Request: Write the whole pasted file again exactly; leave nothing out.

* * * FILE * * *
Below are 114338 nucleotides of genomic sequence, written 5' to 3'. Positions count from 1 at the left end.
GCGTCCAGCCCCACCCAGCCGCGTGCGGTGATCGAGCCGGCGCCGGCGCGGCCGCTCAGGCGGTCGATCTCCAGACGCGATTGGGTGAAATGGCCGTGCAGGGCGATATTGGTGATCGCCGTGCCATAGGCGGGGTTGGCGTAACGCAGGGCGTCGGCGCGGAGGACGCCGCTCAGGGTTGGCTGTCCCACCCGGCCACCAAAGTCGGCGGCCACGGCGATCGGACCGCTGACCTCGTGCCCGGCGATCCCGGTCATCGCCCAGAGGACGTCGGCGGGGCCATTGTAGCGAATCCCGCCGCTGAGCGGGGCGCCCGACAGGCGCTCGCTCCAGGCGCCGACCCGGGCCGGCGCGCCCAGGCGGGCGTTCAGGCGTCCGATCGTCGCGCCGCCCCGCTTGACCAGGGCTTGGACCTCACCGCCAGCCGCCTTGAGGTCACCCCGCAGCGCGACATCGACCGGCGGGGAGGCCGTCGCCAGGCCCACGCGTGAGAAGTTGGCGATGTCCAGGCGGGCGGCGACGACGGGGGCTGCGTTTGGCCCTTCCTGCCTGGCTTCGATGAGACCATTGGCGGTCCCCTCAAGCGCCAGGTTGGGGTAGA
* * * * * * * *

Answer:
Below are 114338 nucleotides of genomic sequence, written 5' to 3'. Positions count from 1 at the left end.
GCGTCCAGCCCCACCCAGCCGCGTGCGGTGATCGAGCCGGCGCCGGCGCGGCCGCTCAGGCGGTCGATCTCCAGACGCGATTGGGTGAAATGGCCGTGCAGGGCGATATTGGTGATCGCCGTGCCATAGGCGGGGTTGGCGTAACGCAGGGCGTCGGCGCGGAGGACGCCGCTCAGGGTTGGCTGTCCCACCCGGCCACCAAAGTCGGCGGCCACGGCGATCGGACCGCTGACCTCGTGCCCGGCGATCCCGGTCATCGCCCAGAGGACGTCGGCGGGGCCATTGTAGCGAATCCCGCCGCTGAGCGGGGCGCCCGACAGGCGCTCGCTCCAGGCGCCGACCCGGGCCGGCGCGCCCAGGCGGGCGTTCAGGCGTCCGATCGTCGCGCCGCCCCGCTTGACCAGGGCTTGGACCTCACCGCCAGCCGCCTTGAGGTCACCCCGCAGCGCGACATCGACCGGCGGGGAGGCCGTCGCCAGGCCCACGCGTGAGAAGTTGGCGATGTCCAGGCGGGCGGCGACGACGGGGGCTGCGTTTGGCCCTTCCTGCCTGGCTTCGATGAGACCATTGGCGGTCCCCTCAAGCGCCAGGTTGGGGTAGA